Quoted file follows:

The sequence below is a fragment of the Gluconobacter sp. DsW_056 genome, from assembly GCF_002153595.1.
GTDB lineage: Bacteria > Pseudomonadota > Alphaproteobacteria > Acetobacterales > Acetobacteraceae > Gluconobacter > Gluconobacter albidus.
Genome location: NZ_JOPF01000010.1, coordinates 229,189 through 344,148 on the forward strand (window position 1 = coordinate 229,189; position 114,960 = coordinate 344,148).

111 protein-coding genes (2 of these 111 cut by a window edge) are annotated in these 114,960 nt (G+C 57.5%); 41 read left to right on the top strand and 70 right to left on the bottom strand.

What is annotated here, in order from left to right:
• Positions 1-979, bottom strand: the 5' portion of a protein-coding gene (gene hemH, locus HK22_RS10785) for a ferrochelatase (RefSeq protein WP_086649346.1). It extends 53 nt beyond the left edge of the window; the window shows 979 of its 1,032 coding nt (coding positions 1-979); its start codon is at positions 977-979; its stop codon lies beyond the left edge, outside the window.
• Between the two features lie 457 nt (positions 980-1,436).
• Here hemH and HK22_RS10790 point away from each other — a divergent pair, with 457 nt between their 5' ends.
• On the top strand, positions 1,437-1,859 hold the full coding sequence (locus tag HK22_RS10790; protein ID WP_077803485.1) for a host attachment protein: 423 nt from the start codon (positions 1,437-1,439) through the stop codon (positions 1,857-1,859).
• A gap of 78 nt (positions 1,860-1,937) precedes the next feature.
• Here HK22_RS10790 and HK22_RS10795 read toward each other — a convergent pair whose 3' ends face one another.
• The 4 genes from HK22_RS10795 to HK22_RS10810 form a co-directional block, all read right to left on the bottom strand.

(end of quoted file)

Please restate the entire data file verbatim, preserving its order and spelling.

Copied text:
The sequence below is a fragment of the Gluconobacter sp. DsW_056 genome, from assembly GCF_002153595.1.
GTDB lineage: Bacteria > Pseudomonadota > Alphaproteobacteria > Acetobacterales > Acetobacteraceae > Gluconobacter > Gluconobacter albidus.
Genome location: NZ_JOPF01000010.1, coordinates 229,189 through 344,148 on the forward strand (window position 1 = coordinate 229,189; position 114,960 = coordinate 344,148).

111 protein-coding genes (2 of these 111 cut by a window edge) are annotated in these 114,960 nt (G+C 57.5%); 41 read left to right on the top strand and 70 right to left on the bottom strand.

What is annotated here, in order from left to right:
• Positions 1-979, bottom strand: the 5' portion of a protein-coding gene (gene hemH, locus HK22_RS10785) for a ferrochelatase (RefSeq protein WP_086649346.1). It extends 53 nt beyond the left edge of the window; the window shows 979 of its 1,032 coding nt (coding positions 1-979); its start codon is at positions 977-979; its stop codon lies beyond the left edge, outside the window.
• Between the two features lie 457 nt (positions 980-1,436).
• Here hemH and HK22_RS10790 point away from each other — a divergent pair, with 457 nt between their 5' ends.
• On the top strand, positions 1,437-1,859 hold the full coding sequence (locus tag HK22_RS10790; protein ID WP_077803485.1) for a host attachment protein: 423 nt from the start codon (positions 1,437-1,439) through the stop codon (positions 1,857-1,859).
• A gap of 78 nt (positions 1,860-1,937) precedes the next feature.
• Here HK22_RS10790 and HK22_RS10795 read toward each other — a convergent pair whose 3' ends face one another.
• The 4 genes from HK22_RS10795 to HK22_RS10810 form a co-directional block, all read right to left on the bottom strand.